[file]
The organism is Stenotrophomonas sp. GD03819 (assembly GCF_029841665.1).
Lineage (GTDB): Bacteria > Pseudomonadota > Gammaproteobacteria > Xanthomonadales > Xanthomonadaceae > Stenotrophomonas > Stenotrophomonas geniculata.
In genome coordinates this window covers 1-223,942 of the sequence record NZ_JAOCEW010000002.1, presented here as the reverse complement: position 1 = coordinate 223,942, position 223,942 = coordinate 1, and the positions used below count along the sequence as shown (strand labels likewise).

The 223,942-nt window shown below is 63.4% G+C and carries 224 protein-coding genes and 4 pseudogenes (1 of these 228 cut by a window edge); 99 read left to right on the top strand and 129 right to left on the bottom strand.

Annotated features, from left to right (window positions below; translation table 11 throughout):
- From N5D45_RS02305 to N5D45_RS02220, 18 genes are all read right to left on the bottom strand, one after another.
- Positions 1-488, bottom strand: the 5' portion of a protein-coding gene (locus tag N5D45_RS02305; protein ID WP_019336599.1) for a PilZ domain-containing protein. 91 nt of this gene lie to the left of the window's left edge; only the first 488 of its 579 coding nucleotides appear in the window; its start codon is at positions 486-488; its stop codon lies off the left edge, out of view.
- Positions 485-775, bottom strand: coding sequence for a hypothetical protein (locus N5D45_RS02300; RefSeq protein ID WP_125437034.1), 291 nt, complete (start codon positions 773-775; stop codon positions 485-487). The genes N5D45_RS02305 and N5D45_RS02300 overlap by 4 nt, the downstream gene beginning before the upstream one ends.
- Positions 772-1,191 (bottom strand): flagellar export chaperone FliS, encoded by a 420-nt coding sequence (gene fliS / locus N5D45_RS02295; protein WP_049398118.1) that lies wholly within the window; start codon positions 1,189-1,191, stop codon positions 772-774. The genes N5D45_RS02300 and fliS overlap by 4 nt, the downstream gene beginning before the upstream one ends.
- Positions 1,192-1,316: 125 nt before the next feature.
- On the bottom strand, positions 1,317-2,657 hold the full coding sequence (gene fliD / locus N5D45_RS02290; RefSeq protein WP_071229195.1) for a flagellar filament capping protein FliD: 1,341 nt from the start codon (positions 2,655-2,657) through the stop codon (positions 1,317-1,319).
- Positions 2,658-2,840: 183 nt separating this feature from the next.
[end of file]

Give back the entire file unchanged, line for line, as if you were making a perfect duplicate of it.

The organism is Stenotrophomonas sp. GD03819 (assembly GCF_029841665.1).
Lineage (GTDB): Bacteria > Pseudomonadota > Gammaproteobacteria > Xanthomonadales > Xanthomonadaceae > Stenotrophomonas > Stenotrophomonas geniculata.
In genome coordinates this window covers 1-223,942 of the sequence record NZ_JAOCEW010000002.1, presented here as the reverse complement: position 1 = coordinate 223,942, position 223,942 = coordinate 1, and the positions used below count along the sequence as shown (strand labels likewise).

The 223,942-nt window shown below is 63.4% G+C and carries 224 protein-coding genes and 4 pseudogenes (1 of these 228 cut by a window edge); 99 read left to right on the top strand and 129 right to left on the bottom strand.

Annotated features, from left to right (window positions below; translation table 11 throughout):
- From N5D45_RS02305 to N5D45_RS02220, 18 genes are all read right to left on the bottom strand, one after another.
- Positions 1-488, bottom strand: the 5' portion of a protein-coding gene (locus tag N5D45_RS02305; protein ID WP_019336599.1) for a PilZ domain-containing protein. 91 nt of this gene lie to the left of the window's left edge; only the first 488 of its 579 coding nucleotides appear in the window; its start codon is at positions 486-488; its stop codon lies off the left edge, out of view.
- Positions 485-775, bottom strand: coding sequence for a hypothetical protein (locus N5D45_RS02300; RefSeq protein ID WP_125437034.1), 291 nt, complete (start codon positions 773-775; stop codon positions 485-487). The genes N5D45_RS02305 and N5D45_RS02300 overlap by 4 nt, the downstream gene beginning before the upstream one ends.
- Positions 772-1,191 (bottom strand): flagellar export chaperone FliS, encoded by a 420-nt coding sequence (gene fliS / locus N5D45_RS02295; protein WP_049398118.1) that lies wholly within the window; start codon positions 1,189-1,191, stop codon positions 772-774. The genes N5D45_RS02300 and fliS overlap by 4 nt, the downstream gene beginning before the upstream one ends.
- Positions 1,192-1,316: 125 nt before the next feature.
- On the bottom strand, positions 1,317-2,657 hold the full coding sequence (gene fliD / locus N5D45_RS02290; RefSeq protein WP_071229195.1) for a flagellar filament capping protein FliD: 1,341 nt from the start codon (positions 2,655-2,657) through the stop codon (positions 1,317-1,319).
- Positions 2,658-2,840: 183 nt separating this feature from the next.